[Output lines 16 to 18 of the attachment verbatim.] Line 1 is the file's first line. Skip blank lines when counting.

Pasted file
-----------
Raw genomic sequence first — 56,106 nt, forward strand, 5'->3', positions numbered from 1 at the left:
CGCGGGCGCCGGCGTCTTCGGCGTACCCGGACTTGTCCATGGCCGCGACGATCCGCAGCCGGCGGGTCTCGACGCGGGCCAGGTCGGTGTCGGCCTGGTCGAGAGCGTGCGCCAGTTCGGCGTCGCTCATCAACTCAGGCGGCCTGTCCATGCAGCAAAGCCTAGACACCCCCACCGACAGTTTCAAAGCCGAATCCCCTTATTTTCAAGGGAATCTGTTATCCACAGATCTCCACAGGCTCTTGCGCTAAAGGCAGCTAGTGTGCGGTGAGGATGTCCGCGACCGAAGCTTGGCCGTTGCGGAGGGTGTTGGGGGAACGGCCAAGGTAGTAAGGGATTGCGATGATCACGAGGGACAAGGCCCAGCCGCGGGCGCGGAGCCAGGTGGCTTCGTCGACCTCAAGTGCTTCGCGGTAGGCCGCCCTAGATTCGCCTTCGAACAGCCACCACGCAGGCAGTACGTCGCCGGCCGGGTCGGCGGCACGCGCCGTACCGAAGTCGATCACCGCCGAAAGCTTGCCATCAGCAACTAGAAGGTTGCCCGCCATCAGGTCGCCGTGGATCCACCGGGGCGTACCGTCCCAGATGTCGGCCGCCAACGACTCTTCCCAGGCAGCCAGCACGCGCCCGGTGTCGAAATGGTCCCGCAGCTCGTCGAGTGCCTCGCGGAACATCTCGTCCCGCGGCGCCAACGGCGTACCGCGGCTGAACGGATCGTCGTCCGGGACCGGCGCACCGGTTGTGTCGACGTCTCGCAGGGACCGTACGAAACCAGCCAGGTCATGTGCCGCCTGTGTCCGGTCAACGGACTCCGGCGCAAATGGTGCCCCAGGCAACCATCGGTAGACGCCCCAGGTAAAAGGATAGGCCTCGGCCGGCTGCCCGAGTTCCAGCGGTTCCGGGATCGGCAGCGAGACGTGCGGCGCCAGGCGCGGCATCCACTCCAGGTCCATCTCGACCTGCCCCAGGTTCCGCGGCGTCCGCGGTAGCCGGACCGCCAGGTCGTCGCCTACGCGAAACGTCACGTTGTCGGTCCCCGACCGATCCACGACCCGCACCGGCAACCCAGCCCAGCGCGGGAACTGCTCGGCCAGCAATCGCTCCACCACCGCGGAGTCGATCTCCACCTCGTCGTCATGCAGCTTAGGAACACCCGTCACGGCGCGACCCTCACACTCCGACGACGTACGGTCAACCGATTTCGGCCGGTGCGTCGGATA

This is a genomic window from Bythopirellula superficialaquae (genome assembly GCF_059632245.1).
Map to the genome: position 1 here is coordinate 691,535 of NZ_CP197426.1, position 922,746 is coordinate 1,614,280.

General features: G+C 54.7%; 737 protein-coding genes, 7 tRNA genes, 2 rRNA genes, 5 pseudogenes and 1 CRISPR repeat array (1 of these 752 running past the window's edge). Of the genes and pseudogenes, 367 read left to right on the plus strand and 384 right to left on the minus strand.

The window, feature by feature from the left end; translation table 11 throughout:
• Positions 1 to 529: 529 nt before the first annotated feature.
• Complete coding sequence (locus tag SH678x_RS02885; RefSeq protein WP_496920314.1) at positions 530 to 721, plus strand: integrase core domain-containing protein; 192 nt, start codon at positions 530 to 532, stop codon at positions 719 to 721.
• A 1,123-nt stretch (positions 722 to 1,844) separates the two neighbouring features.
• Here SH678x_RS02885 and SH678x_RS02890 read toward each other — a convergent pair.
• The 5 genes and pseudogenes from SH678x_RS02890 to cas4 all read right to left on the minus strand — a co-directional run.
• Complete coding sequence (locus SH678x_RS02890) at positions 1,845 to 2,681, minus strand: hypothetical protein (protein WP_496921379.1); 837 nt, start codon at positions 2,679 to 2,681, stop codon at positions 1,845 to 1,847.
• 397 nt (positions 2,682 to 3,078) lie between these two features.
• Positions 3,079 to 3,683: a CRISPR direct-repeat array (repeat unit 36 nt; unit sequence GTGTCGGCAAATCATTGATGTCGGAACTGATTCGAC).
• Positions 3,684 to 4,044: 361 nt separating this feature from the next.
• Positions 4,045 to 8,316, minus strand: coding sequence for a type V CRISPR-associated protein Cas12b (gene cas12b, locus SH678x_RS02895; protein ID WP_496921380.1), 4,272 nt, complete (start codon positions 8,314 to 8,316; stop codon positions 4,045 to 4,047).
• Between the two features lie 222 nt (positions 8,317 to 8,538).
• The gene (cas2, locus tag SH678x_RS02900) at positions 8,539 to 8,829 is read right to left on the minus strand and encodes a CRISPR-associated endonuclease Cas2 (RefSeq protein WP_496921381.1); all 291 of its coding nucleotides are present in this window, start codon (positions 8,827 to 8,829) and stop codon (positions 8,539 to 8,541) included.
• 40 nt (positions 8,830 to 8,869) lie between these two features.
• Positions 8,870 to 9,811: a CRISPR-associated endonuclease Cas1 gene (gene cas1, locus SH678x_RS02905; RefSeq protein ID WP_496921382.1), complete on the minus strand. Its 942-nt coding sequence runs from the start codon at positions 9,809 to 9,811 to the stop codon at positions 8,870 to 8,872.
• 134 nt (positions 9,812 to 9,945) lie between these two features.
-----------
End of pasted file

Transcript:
• Positions 4,045 to 8,316, minus strand: coding sequence for a type V CRISPR-associated protein Cas12b (gene cas12b, locus SH678x_RS02895; protein ID WP_496921380.1), 4,272 nt, complete (start codon positions 8,314 to 8,316; stop codon positions 4,045 to 4,047).
• Between the two features lie 222 nt (positions 8,317 to 8,538).
• The gene (cas2, locus tag SH678x_RS02900) at positions 8,539 to 8,829 is read right to left on the minus strand and encodes a CRISPR-associated endonuclease Cas2 (RefSeq protein WP_496921381.1); all 291 of its coding nucleotides are present in this window, start codon (positions 8,827 to 8,829) and stop codon (positions 8,539 to 8,541) included.